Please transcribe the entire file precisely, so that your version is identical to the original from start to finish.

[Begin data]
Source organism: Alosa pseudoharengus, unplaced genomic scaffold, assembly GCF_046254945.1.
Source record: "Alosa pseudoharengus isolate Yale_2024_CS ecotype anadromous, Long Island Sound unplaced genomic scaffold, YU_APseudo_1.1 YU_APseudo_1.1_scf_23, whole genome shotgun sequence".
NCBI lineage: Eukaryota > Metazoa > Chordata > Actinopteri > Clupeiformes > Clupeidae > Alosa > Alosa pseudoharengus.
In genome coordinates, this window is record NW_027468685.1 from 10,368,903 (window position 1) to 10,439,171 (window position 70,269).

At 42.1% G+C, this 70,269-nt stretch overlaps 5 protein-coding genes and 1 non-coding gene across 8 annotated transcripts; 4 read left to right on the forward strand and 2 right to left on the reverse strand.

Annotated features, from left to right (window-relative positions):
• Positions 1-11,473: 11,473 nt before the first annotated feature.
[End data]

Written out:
Source organism: Alosa pseudoharengus, unplaced genomic scaffold, assembly GCF_046254945.1.
Source record: "Alosa pseudoharengus isolate Yale_2024_CS ecotype anadromous, Long Island Sound unplaced genomic scaffold, YU_APseudo_1.1 YU_APseudo_1.1_scf_23, whole genome shotgun sequence".
NCBI lineage: Eukaryota > Metazoa > Chordata > Actinopteri > Clupeiformes > Clupeidae > Alosa > Alosa pseudoharengus.
In genome coordinates, this window is record NW_027468685.1 from 10,368,903 (window position 1) to 10,439,171 (window position 70,269).

At 42.1% G+C, this 70,269-nt stretch overlaps 5 protein-coding genes and 1 non-coding gene across 8 annotated transcripts; 4 read left to right on the forward strand and 2 right to left on the reverse strand.

Annotated features, from left to right (window-relative positions):
• Positions 1-11,473: 11,473 nt before the first annotated feature.